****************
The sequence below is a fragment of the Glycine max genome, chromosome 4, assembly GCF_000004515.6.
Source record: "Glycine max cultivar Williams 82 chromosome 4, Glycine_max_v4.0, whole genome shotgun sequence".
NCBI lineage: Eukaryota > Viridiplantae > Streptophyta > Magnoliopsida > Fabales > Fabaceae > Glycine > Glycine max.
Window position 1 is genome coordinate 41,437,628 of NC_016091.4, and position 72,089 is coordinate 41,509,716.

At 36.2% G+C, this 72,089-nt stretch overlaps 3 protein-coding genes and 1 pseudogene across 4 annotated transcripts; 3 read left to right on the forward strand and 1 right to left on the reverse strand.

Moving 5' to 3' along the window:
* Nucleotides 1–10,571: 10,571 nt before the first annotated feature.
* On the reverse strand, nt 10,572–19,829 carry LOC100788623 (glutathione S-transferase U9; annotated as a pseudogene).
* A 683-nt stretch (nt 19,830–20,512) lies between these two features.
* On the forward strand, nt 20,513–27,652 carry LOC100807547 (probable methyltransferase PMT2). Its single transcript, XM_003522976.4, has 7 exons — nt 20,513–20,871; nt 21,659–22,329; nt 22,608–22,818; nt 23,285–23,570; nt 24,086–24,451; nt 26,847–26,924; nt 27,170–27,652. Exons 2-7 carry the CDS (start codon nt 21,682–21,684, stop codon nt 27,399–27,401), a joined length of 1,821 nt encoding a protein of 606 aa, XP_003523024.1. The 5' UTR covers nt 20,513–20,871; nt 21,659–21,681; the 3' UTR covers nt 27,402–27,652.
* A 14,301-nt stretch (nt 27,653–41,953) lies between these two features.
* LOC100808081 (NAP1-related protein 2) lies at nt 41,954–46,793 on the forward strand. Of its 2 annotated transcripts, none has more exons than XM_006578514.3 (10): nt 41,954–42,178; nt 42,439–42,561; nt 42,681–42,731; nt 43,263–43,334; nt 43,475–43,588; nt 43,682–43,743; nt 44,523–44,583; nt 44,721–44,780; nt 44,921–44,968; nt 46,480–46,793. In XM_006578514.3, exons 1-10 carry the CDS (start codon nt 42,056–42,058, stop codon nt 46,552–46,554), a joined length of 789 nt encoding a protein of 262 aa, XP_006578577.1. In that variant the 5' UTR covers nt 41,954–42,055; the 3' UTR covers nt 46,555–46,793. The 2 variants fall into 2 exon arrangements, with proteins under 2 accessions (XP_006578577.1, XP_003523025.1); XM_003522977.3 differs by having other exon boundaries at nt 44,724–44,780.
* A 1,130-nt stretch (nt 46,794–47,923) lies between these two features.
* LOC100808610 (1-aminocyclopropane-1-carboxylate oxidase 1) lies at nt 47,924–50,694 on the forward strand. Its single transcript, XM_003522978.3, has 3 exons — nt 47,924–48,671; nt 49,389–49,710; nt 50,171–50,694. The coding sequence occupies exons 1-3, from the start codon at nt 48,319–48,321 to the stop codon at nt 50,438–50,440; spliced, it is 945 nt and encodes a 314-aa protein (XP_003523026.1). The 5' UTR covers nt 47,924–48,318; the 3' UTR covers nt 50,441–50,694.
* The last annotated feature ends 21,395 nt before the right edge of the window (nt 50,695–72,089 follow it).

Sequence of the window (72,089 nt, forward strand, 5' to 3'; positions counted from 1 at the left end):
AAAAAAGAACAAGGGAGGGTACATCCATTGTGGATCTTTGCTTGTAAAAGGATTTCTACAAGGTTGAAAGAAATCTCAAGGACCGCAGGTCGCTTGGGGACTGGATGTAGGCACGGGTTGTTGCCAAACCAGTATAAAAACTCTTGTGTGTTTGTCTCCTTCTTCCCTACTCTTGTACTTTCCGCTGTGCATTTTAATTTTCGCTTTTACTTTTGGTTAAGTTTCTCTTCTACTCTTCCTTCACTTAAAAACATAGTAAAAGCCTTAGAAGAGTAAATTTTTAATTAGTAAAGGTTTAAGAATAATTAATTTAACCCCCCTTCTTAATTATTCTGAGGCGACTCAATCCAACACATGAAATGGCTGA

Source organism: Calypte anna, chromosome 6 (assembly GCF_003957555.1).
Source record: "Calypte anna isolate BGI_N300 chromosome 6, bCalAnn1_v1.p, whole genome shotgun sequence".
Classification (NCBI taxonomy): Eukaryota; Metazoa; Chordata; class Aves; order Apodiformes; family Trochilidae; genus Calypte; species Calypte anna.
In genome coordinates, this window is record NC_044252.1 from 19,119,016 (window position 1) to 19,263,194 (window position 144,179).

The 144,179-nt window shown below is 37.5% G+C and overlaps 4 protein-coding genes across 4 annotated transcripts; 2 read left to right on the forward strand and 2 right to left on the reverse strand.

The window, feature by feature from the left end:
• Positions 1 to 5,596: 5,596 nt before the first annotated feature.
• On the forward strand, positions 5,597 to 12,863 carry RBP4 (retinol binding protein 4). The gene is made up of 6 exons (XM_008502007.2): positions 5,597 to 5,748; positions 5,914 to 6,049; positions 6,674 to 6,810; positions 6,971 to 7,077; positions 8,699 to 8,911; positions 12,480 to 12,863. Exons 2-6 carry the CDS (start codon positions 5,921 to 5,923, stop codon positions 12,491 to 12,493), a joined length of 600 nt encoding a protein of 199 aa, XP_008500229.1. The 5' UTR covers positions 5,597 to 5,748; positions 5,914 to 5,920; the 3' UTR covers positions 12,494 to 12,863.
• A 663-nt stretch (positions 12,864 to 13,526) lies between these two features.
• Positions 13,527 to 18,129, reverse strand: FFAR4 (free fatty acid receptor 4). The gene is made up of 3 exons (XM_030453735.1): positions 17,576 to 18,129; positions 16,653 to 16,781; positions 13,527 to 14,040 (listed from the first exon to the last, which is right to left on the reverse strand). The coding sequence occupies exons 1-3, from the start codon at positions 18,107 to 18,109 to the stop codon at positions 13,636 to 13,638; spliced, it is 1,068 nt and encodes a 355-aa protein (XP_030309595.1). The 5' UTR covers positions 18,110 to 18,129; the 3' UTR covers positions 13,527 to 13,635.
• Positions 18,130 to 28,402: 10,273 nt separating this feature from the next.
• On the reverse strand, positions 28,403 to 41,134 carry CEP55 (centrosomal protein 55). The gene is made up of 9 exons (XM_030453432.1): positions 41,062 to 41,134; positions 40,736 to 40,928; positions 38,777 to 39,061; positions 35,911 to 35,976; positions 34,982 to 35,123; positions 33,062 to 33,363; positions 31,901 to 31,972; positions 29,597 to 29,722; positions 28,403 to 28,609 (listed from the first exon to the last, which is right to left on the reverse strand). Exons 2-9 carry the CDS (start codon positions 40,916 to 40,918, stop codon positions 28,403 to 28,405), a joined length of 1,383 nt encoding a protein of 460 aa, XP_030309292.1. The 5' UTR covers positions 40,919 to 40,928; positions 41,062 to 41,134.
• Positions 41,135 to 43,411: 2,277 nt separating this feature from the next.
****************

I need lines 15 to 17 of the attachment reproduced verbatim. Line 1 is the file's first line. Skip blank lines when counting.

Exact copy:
* The last annotated feature ends 21,395 nt before the right edge of the window (nt 50,695–72,089 follow it).

Sequence of the window (72,089 nt, forward strand, 5' to 3'; positions counted from 1 at the left end):
AAAAAAGAACAAGGGAGGGTACATCCATTGTGGATCTTTGCTTGTAAAAGGATTTCTACAAGGTTGAAAGAAATCTCAAGGACCGCAGGTCGCTTGGGGACTGGATGTAGGCACGGGTTGTTGCCAAACCAGTATAAAAACTCTTGTGTGTTTGTCTCCTTCTTCCCTACTCTTGTACTTTCCGCTGTGCATTTTAATTTTCGCTTTTACTTTTGGTTAAGTTTCTCTTCTACTCTTCCTTCACTTAAAAACATAGTAAAAGCCTTAGAAGAGTAAATTTTTAATTAGTAAAGGTTTAAGAATAATTAATTTAACCCCCCTTCTTAATTATTCTGAGGCGACTCAATCCAACACATGAAATGGCTGA